Edgaras Montvidas’s youthful, mellifluous Tito enhanced that sense of present urgency, of a need to resist turning back. Politically Orphic, if you like. Nicole Chevalier occasionally struggled with her lower notes: how long must it be since many of these singers have appeared regularly, or at all, on stage? Hers was nevertheless a spirited, multi-dimensional Vitellia, more likeable than often, which seemed to be a choice. Emily D’Angelo’s Sesto captivated in a moral struggle framed by allure and weakness whose twin masculinity was only highlighted by the trouser role’s—originally castrato’s—blurring of boundaries. There was no doubting, moreover, her/his cleanness of line and general stylishness; likewise for typically fine performances from Angela Brower (Annio) and Christina Gansch (Servilia). Even Joshua Bloom as Publio, a thankless role, found space to shine. The Royal Opera Chorus, offstage throughout, made a welcome return too: doubtless equally true for its members.
Richard Jones’s production, however, was a bit of a mess. The vague neoclassicism, interior as well as exterior, of set designer Ultz’s Capitol worked well enough, so far as it went. Like the spareness of much of Mozart’s score—so different from that heard in the more-or-less contemporaneous Magic Flute—there was potential not only to frame, but also to propel, the drama before our eyes. Except it did not. Jones seemed on auto-pilot, offering little beyond a vague ‘look’ of fascism and football: a combination that might have been productive yet was not. Was the architectural model a Speer reference, imperial counsellors’ tailoring suggestive more of Berchtesgaden than south of the Alps? Perhaps, yet if so, it again went for little. Italian graffiti seemed not so much evocative of emptiness as merely empty. Why did a silent Berenice traipse around the set early on? Vitellia’s piece-by-piece destruction of her garland in ‘Non più di fiori’ could have been a model for careful attention to text not as artefact but as living drama. Much else, however, looked haphazard or even absent.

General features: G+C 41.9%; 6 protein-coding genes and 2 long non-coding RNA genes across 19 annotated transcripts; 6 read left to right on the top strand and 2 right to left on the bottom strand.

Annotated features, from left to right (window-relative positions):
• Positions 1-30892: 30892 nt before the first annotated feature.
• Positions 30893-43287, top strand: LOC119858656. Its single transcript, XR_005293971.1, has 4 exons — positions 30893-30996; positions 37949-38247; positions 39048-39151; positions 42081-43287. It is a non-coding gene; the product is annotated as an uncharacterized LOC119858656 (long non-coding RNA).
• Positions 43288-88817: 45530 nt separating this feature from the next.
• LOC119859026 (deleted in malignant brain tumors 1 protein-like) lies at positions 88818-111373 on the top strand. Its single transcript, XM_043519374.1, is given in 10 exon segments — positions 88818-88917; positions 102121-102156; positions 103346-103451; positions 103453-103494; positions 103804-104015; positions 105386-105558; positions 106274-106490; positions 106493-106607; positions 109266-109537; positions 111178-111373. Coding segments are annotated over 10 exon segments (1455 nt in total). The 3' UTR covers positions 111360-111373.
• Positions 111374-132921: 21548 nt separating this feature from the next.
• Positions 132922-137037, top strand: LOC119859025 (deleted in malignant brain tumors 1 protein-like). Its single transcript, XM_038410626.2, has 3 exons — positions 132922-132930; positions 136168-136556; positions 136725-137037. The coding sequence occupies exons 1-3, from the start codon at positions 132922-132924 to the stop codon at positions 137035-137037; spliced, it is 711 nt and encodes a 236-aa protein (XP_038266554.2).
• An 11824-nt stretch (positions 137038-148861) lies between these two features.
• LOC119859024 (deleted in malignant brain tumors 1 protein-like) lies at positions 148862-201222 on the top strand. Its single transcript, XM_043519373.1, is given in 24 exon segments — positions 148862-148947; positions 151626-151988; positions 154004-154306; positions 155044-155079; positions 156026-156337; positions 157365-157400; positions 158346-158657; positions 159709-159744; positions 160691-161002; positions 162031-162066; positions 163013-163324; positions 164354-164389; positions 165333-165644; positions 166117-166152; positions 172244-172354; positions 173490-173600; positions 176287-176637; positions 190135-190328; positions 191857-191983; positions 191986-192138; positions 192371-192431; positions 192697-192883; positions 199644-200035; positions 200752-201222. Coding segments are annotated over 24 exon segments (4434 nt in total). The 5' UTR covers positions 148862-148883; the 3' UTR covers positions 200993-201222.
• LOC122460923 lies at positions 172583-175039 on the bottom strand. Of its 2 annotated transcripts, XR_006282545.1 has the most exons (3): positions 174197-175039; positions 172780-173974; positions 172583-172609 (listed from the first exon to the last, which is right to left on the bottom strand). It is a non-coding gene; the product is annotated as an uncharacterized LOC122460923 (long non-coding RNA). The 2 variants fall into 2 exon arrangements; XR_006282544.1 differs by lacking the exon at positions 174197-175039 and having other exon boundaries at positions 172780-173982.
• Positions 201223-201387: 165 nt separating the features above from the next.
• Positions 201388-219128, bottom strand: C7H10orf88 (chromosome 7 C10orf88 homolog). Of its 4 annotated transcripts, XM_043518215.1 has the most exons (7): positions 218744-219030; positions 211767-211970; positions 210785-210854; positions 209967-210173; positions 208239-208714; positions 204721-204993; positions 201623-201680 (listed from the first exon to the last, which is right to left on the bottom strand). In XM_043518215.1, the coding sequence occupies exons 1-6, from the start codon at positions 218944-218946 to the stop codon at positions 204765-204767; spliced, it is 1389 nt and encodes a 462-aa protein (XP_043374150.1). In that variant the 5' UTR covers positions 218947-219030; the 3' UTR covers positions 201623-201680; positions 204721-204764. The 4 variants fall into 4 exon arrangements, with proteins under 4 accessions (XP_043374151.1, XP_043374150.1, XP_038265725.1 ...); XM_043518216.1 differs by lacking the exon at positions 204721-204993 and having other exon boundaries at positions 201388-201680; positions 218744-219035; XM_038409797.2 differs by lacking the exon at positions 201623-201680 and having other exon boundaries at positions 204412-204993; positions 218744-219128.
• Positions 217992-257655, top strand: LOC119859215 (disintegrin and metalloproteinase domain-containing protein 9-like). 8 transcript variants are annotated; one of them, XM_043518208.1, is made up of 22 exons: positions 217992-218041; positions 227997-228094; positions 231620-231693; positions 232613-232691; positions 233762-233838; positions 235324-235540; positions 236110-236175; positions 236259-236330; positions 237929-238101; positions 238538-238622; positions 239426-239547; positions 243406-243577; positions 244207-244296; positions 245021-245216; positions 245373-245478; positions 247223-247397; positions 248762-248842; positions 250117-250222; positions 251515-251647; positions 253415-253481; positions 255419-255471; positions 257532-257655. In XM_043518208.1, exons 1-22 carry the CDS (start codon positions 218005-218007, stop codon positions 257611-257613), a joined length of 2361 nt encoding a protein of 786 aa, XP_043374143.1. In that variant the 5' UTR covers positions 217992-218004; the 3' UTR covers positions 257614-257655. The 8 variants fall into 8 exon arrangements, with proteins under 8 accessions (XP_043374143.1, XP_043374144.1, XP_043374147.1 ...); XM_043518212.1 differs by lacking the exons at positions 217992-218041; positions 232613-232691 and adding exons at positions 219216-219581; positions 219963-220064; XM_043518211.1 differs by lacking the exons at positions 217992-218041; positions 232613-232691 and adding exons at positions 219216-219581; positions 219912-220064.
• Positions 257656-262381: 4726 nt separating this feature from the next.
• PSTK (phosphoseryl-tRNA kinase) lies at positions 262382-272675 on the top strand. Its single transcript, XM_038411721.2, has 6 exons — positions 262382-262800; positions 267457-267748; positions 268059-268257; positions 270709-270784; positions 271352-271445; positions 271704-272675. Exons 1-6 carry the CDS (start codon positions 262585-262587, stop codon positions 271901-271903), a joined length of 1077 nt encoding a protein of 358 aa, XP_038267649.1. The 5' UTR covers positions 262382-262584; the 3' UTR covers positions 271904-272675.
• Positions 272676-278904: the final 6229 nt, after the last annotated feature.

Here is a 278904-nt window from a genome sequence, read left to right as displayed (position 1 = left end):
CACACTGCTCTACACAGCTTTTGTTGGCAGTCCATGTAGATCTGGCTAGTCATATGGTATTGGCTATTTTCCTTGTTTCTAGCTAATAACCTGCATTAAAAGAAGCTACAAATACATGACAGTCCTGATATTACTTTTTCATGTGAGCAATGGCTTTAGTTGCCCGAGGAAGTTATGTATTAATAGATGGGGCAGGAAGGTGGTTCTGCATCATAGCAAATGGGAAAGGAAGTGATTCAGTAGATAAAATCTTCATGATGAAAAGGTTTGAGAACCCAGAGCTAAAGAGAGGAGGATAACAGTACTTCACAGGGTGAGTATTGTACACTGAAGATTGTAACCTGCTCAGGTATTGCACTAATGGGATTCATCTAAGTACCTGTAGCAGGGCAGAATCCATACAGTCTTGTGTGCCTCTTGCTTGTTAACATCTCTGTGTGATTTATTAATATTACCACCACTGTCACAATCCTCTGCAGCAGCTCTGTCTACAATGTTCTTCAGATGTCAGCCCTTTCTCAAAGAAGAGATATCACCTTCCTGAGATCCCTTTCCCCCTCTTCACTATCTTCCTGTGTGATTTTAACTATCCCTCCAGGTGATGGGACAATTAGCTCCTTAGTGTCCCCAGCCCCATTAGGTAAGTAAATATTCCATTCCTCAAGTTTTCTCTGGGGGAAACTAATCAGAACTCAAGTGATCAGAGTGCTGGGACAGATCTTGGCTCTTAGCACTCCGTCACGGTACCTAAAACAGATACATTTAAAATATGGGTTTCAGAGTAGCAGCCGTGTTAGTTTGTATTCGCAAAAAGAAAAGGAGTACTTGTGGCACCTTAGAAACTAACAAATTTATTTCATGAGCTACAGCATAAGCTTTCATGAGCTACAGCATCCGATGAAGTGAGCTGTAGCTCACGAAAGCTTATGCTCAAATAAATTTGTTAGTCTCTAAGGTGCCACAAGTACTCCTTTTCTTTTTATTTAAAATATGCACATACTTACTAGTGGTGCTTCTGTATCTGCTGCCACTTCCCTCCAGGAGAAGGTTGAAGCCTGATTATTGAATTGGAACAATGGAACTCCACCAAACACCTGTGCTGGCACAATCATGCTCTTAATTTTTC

Shop-soiled ‘postmodernism’, laziness, or hasty quasi-improvisation? Probably all of the above, for this was ‘school of Richard Jones’ enough to suggest deliberate choices, however difficult the circumstances. A closing image of Tito running around the stage as if having scored a goal proved one of the most half-hearted attempts at Verfremdung I have seen since—well, Jones’s Covent Garden Bohème, which could not be excused by pandemic exigencies. Brecht is not to be reduced to a look, even by late capitalism; nor is opera. More in the way of Personenregie would have done this all the world of good. Perhaps the singers will develop a stronger dramatic focus themselves as the short run progresses, responding to the mise-en-scène in ways beyond the director on this occasion. It is, in so many respects, early days. Maybe the present, however haunted by the past, always feels like that. Amidst all the uncertainty, it remained quite something to be back.
Wolfgang Amadeus Mozart: La clemenza di Tito KV 621
Tito – Edgaras Montvidas, Vitellia – Nicole Chevalier, Sesto – Emily D’Angelo, Annio – Angela Brower, Servilia – Christina Gansch, Publio – Joshua Bloom, Senators – Jeremy White, George Freeburn, Berenice – Fumi Kaneko, Conspirators – Amanda Baldwin, Tim Parker-Langston, Nicholas Sharratt, Guards – Andrew Carter, Davy Quistin; Director – Richard Jones, Conductor – Mark Wigglesworth, Designs – Ultz, Lighting – Adam Silverman, Movement – Sarah Fahie, Royal Opera Chorus (director – William Spaulding), Orchestra of the Royal Opera House
Royal Opera House, Covent Garden, London; Monday 17th May 2021.
ABOVE: Emily D’Angelo (Sesto) and Nicole Chevalier (Vitellia) (c) ROH/Clive Barda